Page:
Since April, our Ogden papers have been in favor of quickly reopening the American economy that was shut down by the coronavirus. Early on, they published a a number of columnists (most of them from Town Hall) who argued for adoption of the Swedish model in which the government did not close down the country’s businesses as most European nations had done. When virus transmissions and deaths soared in April and May, Sweden and its defenders promptly disappeared from their editorial pages. Even so, editorials and Mike Myer’ columns regularly argued for reducing West Virginia’s relatively-limited lockdown. Additionally, the papers have regularly attacked the Michigan governor, Gretchen Whitmer, in columns and political cartoons for placing tighter controls on Michigan citizens during the pandemic. (For example, last weekend’s paper carried #8 in their series of anti-Whitmer political cartoons.) I would also note that our Ogden papers have yet to publish anyone who has advocated for a tightening of virus restrictions.
Today’s editorial, “Getting Kids Back to Class,” is a continuation of this effort. The editorial is evidence-free and while one important assertion is correct (that those aged 8 to 14 don’t die from the disease as frequently as those who are older), another is most-likely not true:
In addition, it appears the risk of children contracting the virus but remaining asymptomatic and transmitting it to adults is far lower than had been thought.
Although this assertion is critical to the editorial’s conclusion that students should go back to in-person schooling, I could not find any evidence to support it. The closest I could get (and it wasn’t an endorsement) was an article from Vox that summarized a number of studies that looked at coronavirus transmission by young children. Their subheading summarizes the article:
Several new studies are deepening our understanding of infection and transmission in kids, but there’s still a lot we don’t know.
Among the numerous studies cited by Vox, one seemed to suggest that children under 10 were less likely to transmit:
A study in South Korea followed the contacts of 5,700 Covid-19 patients and found that children between ages 10 and 19 spread the virus at a similar rate as adults, while children under the age of 10 transmit much less.
Beyond the one study cited in the Vox article, the rest of the evidence pointed to the likelihood that children were at least as likely as adults to spread the virus. Last week, for example, Kaiser Health examined the question about children and coronavirus transmission. What they found (emphasis is mine):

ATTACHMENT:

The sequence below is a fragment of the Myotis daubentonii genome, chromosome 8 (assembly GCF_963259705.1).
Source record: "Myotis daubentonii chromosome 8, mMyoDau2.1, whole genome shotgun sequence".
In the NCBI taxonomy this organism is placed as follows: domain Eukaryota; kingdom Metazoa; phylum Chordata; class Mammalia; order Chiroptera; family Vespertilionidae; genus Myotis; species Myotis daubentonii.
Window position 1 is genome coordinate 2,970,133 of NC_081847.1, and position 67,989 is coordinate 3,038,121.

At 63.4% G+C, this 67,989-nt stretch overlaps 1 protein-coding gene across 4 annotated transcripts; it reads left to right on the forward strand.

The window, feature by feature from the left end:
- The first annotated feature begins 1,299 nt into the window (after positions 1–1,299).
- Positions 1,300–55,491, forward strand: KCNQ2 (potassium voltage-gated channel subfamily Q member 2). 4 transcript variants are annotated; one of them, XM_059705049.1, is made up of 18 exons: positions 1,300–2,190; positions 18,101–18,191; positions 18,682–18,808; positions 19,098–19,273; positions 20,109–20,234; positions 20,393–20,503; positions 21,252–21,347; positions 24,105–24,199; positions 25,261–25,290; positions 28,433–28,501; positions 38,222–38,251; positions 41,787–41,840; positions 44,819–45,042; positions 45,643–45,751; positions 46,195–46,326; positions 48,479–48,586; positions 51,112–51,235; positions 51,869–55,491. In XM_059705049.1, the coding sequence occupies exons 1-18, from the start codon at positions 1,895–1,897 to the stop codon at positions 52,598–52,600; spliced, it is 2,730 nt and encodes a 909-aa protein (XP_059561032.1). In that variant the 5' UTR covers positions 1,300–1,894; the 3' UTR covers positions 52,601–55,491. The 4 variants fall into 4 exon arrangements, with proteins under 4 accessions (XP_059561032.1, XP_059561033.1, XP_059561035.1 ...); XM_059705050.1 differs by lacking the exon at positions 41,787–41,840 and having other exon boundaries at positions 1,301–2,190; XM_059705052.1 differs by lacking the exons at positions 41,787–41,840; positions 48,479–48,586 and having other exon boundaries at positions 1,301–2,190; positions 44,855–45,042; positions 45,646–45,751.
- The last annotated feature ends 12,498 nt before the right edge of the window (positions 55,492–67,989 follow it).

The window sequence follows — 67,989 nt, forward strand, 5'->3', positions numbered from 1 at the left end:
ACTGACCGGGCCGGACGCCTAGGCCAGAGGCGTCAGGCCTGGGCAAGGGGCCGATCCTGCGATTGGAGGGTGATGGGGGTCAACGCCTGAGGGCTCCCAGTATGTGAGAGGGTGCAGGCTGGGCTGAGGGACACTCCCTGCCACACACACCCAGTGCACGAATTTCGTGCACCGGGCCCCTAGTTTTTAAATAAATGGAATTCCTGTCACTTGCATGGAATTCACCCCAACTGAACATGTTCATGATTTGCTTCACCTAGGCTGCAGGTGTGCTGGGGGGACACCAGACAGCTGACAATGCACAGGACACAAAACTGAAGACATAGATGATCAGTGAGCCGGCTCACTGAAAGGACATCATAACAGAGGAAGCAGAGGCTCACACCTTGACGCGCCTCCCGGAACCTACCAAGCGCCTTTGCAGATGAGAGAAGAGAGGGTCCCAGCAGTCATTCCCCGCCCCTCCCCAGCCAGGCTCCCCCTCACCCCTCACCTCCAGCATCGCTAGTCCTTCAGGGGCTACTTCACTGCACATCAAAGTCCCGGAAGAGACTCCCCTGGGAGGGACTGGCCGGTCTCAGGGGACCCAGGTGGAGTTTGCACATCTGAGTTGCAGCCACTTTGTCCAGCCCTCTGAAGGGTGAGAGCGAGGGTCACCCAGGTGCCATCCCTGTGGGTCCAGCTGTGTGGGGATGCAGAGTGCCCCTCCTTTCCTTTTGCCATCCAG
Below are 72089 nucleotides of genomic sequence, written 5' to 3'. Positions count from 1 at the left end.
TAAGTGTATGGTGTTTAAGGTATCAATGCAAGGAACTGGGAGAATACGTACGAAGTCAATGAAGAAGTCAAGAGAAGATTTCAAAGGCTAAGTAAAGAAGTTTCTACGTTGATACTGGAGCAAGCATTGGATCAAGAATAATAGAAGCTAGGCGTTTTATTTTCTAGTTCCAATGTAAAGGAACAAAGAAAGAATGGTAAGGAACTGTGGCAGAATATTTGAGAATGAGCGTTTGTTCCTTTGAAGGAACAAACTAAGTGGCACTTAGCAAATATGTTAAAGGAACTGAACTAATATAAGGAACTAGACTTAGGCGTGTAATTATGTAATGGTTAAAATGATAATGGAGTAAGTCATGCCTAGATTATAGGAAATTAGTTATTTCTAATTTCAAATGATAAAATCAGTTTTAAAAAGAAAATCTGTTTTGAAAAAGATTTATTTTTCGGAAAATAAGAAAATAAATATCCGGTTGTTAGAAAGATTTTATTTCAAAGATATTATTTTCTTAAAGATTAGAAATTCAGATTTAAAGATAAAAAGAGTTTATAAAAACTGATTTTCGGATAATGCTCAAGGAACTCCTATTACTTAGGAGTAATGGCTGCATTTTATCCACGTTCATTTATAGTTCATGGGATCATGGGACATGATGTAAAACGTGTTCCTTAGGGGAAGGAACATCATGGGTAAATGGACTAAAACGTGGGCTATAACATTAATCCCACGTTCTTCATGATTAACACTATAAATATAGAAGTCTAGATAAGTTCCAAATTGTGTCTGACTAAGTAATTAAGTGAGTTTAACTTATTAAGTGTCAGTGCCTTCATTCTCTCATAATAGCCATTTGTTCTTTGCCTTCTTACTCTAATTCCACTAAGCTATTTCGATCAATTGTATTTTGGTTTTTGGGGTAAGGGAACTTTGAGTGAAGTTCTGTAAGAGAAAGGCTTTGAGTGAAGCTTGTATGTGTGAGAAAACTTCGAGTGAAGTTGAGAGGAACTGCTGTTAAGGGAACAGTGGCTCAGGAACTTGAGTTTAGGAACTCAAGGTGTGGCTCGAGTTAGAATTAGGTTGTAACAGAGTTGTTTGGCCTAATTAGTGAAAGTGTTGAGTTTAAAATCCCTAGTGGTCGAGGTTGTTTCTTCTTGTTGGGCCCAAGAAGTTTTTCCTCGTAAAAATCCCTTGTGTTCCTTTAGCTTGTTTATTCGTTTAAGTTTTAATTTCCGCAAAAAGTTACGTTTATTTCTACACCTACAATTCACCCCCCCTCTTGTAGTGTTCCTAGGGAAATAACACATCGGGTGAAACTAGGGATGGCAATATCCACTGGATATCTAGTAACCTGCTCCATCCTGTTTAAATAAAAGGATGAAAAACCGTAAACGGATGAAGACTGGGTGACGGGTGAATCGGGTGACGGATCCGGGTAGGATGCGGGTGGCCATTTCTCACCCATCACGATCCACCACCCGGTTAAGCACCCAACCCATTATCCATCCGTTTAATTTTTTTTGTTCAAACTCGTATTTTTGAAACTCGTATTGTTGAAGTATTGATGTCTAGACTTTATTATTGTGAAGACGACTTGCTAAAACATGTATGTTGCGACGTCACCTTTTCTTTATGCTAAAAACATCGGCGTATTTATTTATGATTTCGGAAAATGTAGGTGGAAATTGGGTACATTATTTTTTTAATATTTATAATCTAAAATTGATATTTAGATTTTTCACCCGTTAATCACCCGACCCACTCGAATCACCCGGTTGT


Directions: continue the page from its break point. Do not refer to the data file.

Our review of the latest available data indicates that, while children who are infected with COVID-19 are more likely to be asymptomatic and less likely to experience severe disease (though a small subset become quite sick), they are capable of transmitting to both children and adults.
Kaiser then suggests that more study is needed and that schools clearly need to assess the risks.
There have also been recent studies which deal more specifically with the editorial’s point. A week ago, The New York Times reported on one of them:
It has been a comforting refrain in the national conversation about reopening schools: Young children are mostly spared by the coronavirus and don’t seem to spread it to others, at least not very often.
But on Thursday, a study introduced an unwelcome wrinkle into this smooth narrative.
Infected children have at least as much of the coronavirus in their noses and throats as infected adults, according to the research. Indeed, children younger than age 5 may host up to 100 times as much of the virus in the upper respiratory tract as adults, the authors found.
The Times did suggest a caveat when it concluded:
That measurement does not necessarily prove children are passing the virus to others. Still, the findings should influence the debate over reopening schools, several experts said.
In a similar article, Forbes described the same study. Forbes also reported on an Italian study that clearly contradicted the editorial’s assertion:
The researchers found that although young children had a somewhat lower risk of infection than adults and were less likely to become ill, children age 14 and younger transmit the virus more efficiently to other children and adults than adults themselves. Their risk of transmitting Covid-19 was 22.4 percent—more than twice that of adults aged 30 to 49, whose rate of contagiousness was about 11 percent. “Although childhood contacts were less likely to become cases,” they wrote, “children were more likely to infect household members.”
While the amount that children transmit varies somewhat in each of the studies, I could not any evidence that their transmission to adults was “far lower than we had thought.”
When the states began to reopen without meeting the minimum requirements, medical experts warned that we were likely going to see a resurgence of the virus. The experts were correct but that hasn’t stopped Trump and his apologists/supporters (such as Ogden) for pushing for school openings without an accompanying consistent decline in virus cases/deaths and a dramatic increase in testing/tracing. So it goes – we don’t learn, do we?
I’ll end with a political cartoon I found in my research: